Sears Employees: Get Your Resumes Ready — Your Troubles Are Far From Over
This week, Sears Holdings Corporation (SHLDQ) was “saved.” ESL Investments Inc. said it would pony up $5.2 billion for Sears, allowing the company to keep open some 400 stores and preserve roughly 45,000 jobs.
I have some advice for these 45,000 employees: Find new jobs now!
Why? Because ESL is run by Sears Chairman Eddie Lampert. The same chairman that presided over the company’s decimation. At its peak in 2012, Sears had more than 250,000 employees and roughly 4,000 locations.
With Lampert at the helm, Sears laid off thousands of workers, sold off properties and became a shell of its former self. And now, once the $5.2 billion bid is approved by the courts, ESL will maintain Lampert as Chairman — and now owner — of Sears Holdings.
“Since he bought control of Sears in 2005, Lampert has repeatedly stripped Sears of its assets and sold them off piece by piece to corporations he controls or has major stakes in,” Organization United for Respect (OUR) — a group that advocates for change at low-wage corporations — said in a statement. “While these decisions have made Lampert more than a billion dollars, he has destroyed more than 250,000 jobs in the process, leaving employees and their families without financial support.”
However, according to ESL, not only will the deal save tens of thousands of jobs, “It will also fund certain severance costs incurred by Sears during bankruptcy and reinstate severance benefits for eligible employees in a new company. In addition, it will honor commitments to loyal customers who purchased products with extended warranties and support affected vendors, who will retain a valuable source of revenue.”
Unfortunately for ESL, it’s not going to be that simple. Not only is Sears facing internal debt and liabilities issues, it’s doing so in the midst of a collapse of the retail sector as a whole.
Just this past week, a slew of major retailers offered up data on holiday sales.
From struggling J.C. Penney to retail juggernauts like Macy’s, Kohl’s and Nordstrom, the entire retail sector struggled this holiday season. Because of this, many retailers are now left with excess stock, meaning lower prices, lower margins and less revenue going forward. It’s so bad that the “retail Armageddon” theme is being resurrected across Wall Street.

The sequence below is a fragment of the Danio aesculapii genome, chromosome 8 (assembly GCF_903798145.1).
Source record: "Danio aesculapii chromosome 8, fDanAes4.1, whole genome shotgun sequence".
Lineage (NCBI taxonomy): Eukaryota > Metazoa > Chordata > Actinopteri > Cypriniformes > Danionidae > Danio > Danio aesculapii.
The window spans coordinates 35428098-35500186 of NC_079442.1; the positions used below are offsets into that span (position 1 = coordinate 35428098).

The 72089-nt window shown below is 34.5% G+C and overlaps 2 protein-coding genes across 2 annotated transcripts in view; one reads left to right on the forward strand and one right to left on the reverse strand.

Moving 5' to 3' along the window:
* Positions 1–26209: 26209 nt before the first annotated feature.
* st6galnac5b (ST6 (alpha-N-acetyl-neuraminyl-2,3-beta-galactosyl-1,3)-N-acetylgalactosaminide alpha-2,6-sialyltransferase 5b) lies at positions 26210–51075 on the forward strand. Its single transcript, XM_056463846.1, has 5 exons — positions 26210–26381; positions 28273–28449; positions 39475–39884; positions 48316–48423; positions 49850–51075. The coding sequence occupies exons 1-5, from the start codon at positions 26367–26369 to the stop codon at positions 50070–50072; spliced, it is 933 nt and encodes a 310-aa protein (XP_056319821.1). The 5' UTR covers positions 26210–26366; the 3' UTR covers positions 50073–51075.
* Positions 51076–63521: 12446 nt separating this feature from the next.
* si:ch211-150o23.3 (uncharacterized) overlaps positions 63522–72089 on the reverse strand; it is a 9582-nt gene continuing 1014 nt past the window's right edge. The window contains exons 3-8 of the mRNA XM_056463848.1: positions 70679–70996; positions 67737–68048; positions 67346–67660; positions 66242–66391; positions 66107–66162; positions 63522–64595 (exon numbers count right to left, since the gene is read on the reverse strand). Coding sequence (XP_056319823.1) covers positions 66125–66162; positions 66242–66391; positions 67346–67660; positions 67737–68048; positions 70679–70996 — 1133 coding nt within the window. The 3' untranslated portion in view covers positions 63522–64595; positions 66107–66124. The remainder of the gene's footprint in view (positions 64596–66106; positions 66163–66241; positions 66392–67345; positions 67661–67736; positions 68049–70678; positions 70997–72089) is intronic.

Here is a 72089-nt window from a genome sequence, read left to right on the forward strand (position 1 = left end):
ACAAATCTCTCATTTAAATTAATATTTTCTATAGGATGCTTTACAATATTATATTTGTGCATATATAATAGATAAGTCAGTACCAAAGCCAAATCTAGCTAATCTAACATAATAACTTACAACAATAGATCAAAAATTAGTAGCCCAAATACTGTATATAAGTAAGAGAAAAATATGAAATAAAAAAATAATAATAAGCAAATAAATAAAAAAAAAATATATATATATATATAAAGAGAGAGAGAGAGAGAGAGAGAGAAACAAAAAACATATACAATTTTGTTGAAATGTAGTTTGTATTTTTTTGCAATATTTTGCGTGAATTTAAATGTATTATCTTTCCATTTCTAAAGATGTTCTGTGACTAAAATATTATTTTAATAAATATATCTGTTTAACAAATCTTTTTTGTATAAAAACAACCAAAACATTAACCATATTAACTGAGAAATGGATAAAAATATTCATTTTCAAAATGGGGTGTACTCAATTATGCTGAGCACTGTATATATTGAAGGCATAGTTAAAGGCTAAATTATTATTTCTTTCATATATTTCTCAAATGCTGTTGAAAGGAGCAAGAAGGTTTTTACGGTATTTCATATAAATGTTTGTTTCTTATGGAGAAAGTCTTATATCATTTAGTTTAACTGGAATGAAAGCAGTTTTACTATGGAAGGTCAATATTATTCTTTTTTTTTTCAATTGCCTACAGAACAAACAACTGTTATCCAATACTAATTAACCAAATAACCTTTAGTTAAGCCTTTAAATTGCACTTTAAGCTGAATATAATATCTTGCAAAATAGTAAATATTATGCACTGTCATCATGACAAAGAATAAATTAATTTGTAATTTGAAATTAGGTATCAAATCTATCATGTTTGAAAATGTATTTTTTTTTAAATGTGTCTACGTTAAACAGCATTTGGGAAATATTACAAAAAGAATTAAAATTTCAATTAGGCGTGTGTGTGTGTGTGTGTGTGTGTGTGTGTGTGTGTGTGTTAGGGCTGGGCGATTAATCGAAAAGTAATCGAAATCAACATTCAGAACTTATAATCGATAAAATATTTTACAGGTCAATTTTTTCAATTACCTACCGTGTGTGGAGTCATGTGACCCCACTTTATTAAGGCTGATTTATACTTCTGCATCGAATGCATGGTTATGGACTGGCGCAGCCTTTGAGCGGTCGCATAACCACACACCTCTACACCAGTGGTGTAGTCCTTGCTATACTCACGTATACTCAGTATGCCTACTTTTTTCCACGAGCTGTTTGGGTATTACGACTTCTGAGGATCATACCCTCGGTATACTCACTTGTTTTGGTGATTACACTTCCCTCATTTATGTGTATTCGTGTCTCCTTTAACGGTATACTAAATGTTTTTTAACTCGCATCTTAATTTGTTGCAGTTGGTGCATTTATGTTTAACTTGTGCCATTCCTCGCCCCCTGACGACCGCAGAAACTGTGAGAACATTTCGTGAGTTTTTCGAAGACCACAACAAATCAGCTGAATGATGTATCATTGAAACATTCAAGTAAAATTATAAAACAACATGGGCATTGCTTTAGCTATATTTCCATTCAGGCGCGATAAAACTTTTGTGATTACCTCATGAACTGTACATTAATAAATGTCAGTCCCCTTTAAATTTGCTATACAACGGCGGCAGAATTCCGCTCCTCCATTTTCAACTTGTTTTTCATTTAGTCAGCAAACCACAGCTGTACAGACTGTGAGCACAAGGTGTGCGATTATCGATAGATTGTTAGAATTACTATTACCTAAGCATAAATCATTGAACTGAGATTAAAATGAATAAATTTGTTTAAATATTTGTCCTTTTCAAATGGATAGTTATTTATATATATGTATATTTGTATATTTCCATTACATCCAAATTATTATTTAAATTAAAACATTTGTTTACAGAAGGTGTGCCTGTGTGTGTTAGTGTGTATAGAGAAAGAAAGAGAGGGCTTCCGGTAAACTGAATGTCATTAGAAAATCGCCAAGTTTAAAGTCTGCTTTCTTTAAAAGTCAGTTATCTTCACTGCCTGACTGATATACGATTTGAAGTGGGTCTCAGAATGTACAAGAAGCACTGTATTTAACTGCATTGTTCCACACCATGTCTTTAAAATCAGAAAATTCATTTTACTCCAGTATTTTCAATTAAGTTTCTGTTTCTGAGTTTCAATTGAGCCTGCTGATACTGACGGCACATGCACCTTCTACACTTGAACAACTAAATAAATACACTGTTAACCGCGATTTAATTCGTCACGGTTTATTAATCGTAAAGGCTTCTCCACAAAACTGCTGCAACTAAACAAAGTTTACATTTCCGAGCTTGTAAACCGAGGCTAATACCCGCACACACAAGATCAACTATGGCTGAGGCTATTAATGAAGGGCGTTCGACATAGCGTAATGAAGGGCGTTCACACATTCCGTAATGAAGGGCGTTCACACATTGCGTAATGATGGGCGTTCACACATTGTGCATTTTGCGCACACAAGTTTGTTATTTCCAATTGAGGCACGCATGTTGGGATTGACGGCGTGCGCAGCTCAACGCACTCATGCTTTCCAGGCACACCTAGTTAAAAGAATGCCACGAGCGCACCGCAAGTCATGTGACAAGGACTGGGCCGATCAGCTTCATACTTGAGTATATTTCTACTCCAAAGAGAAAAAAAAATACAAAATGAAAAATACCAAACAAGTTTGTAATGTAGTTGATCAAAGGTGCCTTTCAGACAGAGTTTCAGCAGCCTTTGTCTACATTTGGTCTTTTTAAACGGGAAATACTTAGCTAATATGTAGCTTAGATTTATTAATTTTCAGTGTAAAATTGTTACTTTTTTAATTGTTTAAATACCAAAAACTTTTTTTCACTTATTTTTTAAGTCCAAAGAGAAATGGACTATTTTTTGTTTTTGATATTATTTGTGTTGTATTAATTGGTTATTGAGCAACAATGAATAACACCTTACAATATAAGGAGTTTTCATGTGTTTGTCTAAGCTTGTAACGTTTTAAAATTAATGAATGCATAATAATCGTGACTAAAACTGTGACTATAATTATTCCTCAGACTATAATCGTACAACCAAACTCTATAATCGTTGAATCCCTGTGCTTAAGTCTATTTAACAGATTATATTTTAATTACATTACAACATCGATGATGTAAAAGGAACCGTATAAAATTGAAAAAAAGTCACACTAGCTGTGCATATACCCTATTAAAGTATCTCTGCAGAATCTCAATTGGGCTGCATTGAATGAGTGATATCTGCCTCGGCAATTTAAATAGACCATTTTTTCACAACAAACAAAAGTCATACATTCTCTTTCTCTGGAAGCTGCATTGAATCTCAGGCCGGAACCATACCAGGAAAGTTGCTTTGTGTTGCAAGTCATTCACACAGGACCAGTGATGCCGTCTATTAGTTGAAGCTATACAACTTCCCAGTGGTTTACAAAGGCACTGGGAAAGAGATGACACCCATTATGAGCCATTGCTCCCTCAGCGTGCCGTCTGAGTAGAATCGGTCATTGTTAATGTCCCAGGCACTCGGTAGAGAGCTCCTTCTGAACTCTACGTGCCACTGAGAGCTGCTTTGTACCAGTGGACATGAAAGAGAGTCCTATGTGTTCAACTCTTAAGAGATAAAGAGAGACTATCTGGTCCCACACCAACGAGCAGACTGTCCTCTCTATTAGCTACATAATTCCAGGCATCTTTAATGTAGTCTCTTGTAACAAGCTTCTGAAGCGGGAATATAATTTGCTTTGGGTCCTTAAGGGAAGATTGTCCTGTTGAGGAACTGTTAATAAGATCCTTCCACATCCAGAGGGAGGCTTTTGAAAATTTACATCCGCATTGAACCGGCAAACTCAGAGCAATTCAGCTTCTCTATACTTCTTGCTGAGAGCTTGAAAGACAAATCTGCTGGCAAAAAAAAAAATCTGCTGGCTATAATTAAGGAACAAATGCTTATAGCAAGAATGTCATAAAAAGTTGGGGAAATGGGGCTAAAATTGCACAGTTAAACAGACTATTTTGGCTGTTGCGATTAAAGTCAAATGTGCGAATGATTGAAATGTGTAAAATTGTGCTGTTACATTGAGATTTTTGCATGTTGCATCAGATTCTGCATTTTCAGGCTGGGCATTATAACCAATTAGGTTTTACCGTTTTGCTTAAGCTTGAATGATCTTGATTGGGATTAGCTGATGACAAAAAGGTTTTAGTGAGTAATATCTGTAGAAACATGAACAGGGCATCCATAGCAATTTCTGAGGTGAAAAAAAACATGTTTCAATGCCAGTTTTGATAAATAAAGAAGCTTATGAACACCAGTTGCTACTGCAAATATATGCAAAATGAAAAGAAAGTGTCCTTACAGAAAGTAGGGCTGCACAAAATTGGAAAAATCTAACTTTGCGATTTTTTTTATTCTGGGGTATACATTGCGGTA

Last year, department stores cut their square footage by 13 percent. Many analysts expect further shrinkage in 2019. Case in point, J.C. Penney is evaluating its real estate situation and weighing store closures. Meanwhile, Kohl’s and Macy’s are looking at ways to make use of excess floor space in existing stores.
Finally, retail stocks are down across the board. The SPDR S&P Retail ETF (XRT), and exchange-traded fund (ETF) that tracks the retail sector, is down massively from its August peak. While the sector has rebounded from December’s lows, investors are refusing to push XRT shares back above their 50-day trendline. This is a bearish sign for the retail sector, as it underscores a lack of investor confidence.
This is the backdrop for the retail sector, and I think we can all see the writing on the wall. ESL and Lampert are dumping $5.2 billion into a struggling retailer in a struggling retail market. Unless Lampert has hired a retail genius to turn the company around, the best he can do is squeeze Sears for cash on its remaining intellectual property and real estate value. And that means more layoffs and more closed stores. That was Lampert’s plan before and, in all likelihood, that’ll be his plan going forward.
So, Sears employees, get your resumes ready and find a new job now.